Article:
What Utah mountain range honors prominent geoscientists of the 19th century and who were they?

By Carl Ege

Many geographic features in Utah are named in honor of explorers, trappers, ranchers, and pioneers who were important to the state’s history.

However, there is one mountain range that commemorates early 19th century geologists and topographers who were influential figures in the geoscience field: the Uinta Mountains.

More than 20 major geographic features in this mountain range (lakes, streams, and mountain summits and passes) bear the names of these important geoscientists. Many of these early geoscientists developed the basic framework of the current understanding of geologic concepts we now study and practice.

Some of these geoscientists were also responsible for organizing and/or participating in the first scientific surveys for the United States government, exploring regions of Utah and throughout the American West.

Known as the four “Great Surveys,” the main objectives were to investigate, map, and study the natural resources and geology of the American West.

The first was the Geological Survey of the 40th Parallel led by Clarence King from 1867 to 1878. The survey was successful in mapping the topography and geology in the Sierra Nevada, Great Basin, Uinta Mountains, and Rocky Mountains along the latitude of 40 degrees north.

This was closely followed by Ferdinand Hayden’s survey (known as the Geological and Geographical Survey of the Territories) of Nebraska, Utah, Wyoming (Yellowstone area and Teton Range), Colorado, and Idaho from 1867 to 1879; John Wesley Powell’s survey (known as the Geographical and Geological Survey of the Rocky Mountain Region) of the Green and Colorado Rivers and through the Grand Canyon from 1869 to 1879; and George Wheeler’s survey of the U.S. territory west of the 100th meridian (Nevada, Utah, California, Arizona, Idaho, and New Mexico) from 1871 to 1879. (Just across Utah’s border, the second-highest peak in Nevada is named after Wheeler.)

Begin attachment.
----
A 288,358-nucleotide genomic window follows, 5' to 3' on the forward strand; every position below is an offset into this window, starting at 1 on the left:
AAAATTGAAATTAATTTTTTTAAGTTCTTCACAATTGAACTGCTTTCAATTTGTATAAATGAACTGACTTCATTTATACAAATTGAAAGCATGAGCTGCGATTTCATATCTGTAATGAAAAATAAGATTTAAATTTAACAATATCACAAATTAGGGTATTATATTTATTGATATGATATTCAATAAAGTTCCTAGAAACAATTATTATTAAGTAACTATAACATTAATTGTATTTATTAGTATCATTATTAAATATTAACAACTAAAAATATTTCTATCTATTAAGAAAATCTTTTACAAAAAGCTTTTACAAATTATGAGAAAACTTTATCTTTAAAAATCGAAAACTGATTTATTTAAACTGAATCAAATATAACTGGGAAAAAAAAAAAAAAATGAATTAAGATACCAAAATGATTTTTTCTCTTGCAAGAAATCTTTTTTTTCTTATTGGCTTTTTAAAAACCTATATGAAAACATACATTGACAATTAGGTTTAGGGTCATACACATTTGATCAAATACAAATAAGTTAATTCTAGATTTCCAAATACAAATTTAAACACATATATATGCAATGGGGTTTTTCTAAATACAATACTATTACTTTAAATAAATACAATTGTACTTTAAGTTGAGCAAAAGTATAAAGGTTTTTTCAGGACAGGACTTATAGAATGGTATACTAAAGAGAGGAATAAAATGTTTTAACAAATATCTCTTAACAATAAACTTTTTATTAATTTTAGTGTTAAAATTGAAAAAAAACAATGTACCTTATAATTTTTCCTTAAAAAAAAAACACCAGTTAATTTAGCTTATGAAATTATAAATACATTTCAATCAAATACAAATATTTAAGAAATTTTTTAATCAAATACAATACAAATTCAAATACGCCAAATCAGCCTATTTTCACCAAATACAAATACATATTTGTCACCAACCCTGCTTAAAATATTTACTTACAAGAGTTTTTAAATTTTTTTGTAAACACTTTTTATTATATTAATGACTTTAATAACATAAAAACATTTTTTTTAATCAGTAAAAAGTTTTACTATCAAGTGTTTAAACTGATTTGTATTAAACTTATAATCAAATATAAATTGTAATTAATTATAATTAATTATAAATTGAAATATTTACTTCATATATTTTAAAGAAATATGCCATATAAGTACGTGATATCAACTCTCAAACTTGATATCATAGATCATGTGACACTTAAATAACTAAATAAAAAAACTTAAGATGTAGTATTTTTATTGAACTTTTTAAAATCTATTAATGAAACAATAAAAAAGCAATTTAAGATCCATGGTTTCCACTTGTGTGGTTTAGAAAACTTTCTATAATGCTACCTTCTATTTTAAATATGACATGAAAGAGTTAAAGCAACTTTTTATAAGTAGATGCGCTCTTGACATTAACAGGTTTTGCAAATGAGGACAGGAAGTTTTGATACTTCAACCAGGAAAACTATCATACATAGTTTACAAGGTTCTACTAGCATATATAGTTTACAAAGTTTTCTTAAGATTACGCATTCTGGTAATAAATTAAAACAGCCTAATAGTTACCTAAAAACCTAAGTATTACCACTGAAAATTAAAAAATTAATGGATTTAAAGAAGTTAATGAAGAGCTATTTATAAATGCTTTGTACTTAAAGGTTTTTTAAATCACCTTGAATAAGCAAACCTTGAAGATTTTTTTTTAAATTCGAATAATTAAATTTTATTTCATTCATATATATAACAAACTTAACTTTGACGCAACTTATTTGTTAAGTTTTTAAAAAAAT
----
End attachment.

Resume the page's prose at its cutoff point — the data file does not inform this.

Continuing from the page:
All these government surveys were important in providing geologic information that helped “open up” the American West to frontier settlement and led to preserving geological areas, such as Yellowstone National Park, for future generations.

Three of the four “Great Surveys” (King’s, Hayden’s, and Powell’s) investigated the Uinta Mountains region, and these geoscientists were responsible for naming the newly discovered geographic features in the Uinta Mountains.

The following table lists the Uinta Mountains’ geographic features named for geoscientists.

Geographic feature Geoscientist Who were these geoscientists?

Atwood Creek and Atwood Lake

Wallace Atwood

Geologist who studied glaciation in Uinta Mountains.

Gatman Lake


Geologist and naturalist.

Gilbert Peak, Gilbert Creek, and Gilbert Lake

Grove K. Gilbert

Geologist who did pioneering research on Lake Bonneville, Great Salt Lake, and the Henry Mountains.

Hayden Peak, Hayden Pass, Hayden Fork, and Hayden Lake

Ferdinand Hayden

Geologist for early government surveys. Visited Uinta Mountains in 1870.

Hyatt Lake

Alpheus Hyatt

Naturalist, zoologist, and paleontologist.

Kings Peak, Kings Lake,and South Kings Peak

Clarence King

Conducted Geological Survey of the 40th Parallel. First director of the U.S. Geological Survey.

Leconte Lake

Joseph Leconte

 Geologist and educator who worked with John Muir.

Leidy Peak

Joseph Leidy

Paleontologist who studied the Bridger and Uinta Formations. Considered father of vertebrate paleontology.

Marsh Lake and Marsh Peak

Othniel Marsh

Paleontologist who studied the Bridger Formation.

Mount Agassiz

Louis Agassiz

Professor of Zoology and Geology at Harvard University.

Mount Emmons

Samuel Emmons

Geologist for the Geological Survey of the 40th Parallel.

Mount Powell and Powell Lake John Wesley Powell Led surveys down the Colorado and Green Rivers. Second director of the U.S. Geological Survey.

Packard Lake

Alpheus Packard

Professor of Biology and Geology at Bowdoin College.

Scudder Lake

Samuel Scudder

Paleontologist who is considered the father of insect paleontology.

Shaler Lake

Nathaniel Shaler

Professor of Paleontology and Geology at Harvard University.

Walcott Lake

Charles Walcott

Geologist and paleontologist who studied the Burgess Shale. Third director of the U.S. Geological Survey.

Wilson Peak

A.D. Wilson

Head topographer for the Geological Survey of the 40th Parallel.

Verrill Lake

Addison Verill

Geologist and zoologist.

The Great Surveys of the American West

1.Clarence King, Geological Survey of the 40th Parallel, 1867 to 1878

2. Ferdinand Hayden, Geological and Geographical Survey of the Territories, 1867 to 1879

3. John Wesley Powell, Geographical and Geological Survey of the Rocky Mountain Region, 1869 to 1879

4. George Wheeler, US Geographical Surveys West of the 100th Meridian, 1871 to 1879

Survey Notes, v. 37 no. 3, September 2005